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Le Bazar de la CharitéBehind the scenes of TF1's remarkable series

Report
5 min
16/09/2019

Fiction

Almost 20 years after Les Misérables and Le Comte de Monte Cristo starring Gérard Depardieu, Le Bazar de la Charité marks the grand return of costume dramas to TF1. A challenge on a par with the ambitions of Europe's No. 1 TV channel. Le Minorange takes you to the filming of this remarkable series.
By Valentin Althuser

AS AT THE TIME

A man wearing a top hat, redingote, and well-polished shoes crosses Rue Louis Boilly, in a posh neighborhood of western Paris. A fiacre pulls up in front of the Marmottan Monet Museum. The doors open and… “Cut!” The director’s voice echoes off the fake walls of the set. “Let’s do it again.” Alexandre Laurent, who is already at the helm of La Mante and Secret d’Élise, two big hits on TF1 that are averaging over 6 million viewers, wants this series with eight, 52-minute episodes to be flawless. A coproduction of TF1 and Quad Télévision, Le Bazar de la Charité is a plunge into the Paris of the late nineteenth century. Everything is calculated to create a backdrop true to that period. A big Morris column covered with old advertising posters hides a parking meter, fine black gravel covers the asphalt on the wide street chosen for this scene, and all traffic signs have disappeared. “The most complicated part is that today nothing looks like it did back then,” says Iris Bucher, the producer of this ambitious miniseries.

FRENCH
SUPER-PRODUCTION

“Action!” Each time the order is repeated, the coachman arrives with his carriage, then drives off. His horses, irritated by the surrounding noise and spotlights, struggle to stay in their role, while extras cover up in plaid blankets to keep warm and return to the twenty-first century. One peels off his false mustache, another puffs on an electronic cigarette, a third, dressed as a young servant, taps out texts on her phone. During the six months of filming, between November 2018 and April 2019, no fewer than 3,000 extras passed in front of Alexandre Laurent’s cameras. Added to them are 200 or so technicians needed for this super-production slated for international distribution.

Stéphane Éveillard, VP Acquisitions - Drama & Non scripted, comments: “Le Bazar de la Charité is an extremely ambitious project in the way it is being made, and it is being made, and it is universal in the destinies it describes. TF1 Studio 1 is distributing the series and has big ambitions for it in international markets.” Testifying to these ambitions, TF1 and Netflix, the global leader in online entertainment, have signed an exceptional prefinancing agreement for Le Bazar de la Charité. This partnership will give Netflix exclusive rights for worldwide SVoD 2 distribution for four years. The rights will be available to Netflix in France as of the eighth day after the first broadcast of the last episode of the series. “This points to our desire to be able to investment more heavily in world-class French drama programming,” says Ara Aprikian, executive vice president, Content, of the TF1 group.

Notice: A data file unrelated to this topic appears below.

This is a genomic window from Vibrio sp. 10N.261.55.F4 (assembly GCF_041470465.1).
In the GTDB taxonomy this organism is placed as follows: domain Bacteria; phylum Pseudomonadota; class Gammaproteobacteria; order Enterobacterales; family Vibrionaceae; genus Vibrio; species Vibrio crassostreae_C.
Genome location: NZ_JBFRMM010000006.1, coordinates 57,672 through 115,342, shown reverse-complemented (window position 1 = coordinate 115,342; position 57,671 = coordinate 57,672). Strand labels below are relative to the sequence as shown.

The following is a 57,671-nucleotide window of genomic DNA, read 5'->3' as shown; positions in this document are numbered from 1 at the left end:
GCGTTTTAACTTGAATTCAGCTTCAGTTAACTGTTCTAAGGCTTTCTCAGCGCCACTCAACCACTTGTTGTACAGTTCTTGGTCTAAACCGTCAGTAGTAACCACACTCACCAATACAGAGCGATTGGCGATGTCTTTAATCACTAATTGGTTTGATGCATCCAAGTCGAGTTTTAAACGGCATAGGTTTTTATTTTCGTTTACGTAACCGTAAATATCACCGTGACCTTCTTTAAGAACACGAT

1. An entity uniting the subsidiaries TF1 Droits Audiovisuels, TF1 Vidéo, and TF1 International.
2. Subscription Video on Demand.

A SEARING SCENARIO

Thick white smoke escapes from the large revolving doors on the set, but there is no need to panic. The tricky-to-film scenes of the fire inside the Bazar de la Charité were shot a few weeks earlier in the studios at Bry-surMarne, near Paris. “It’s the first time scenes with flames that large have been filmed in France. There were 60 bottles of gas on the set. A moment of carelessness and there could have been a catastrophe,” says special effects supervisor and manager Yves Demenjoud. “Sometimes the actors weren’t acting frightened; they actually were,” recalls Alexandre Laurent.

To deal with the exceptional conditions during the 52 minutes related to the fire, 200 costumes had to be specially designed. “I could use only natural materials and absolutely no synthetics,” explains costume designer Valérie Adda, a bit disconcerted. “It was hard to watch these creations go up in smoke, but it was quite an amazing experience.”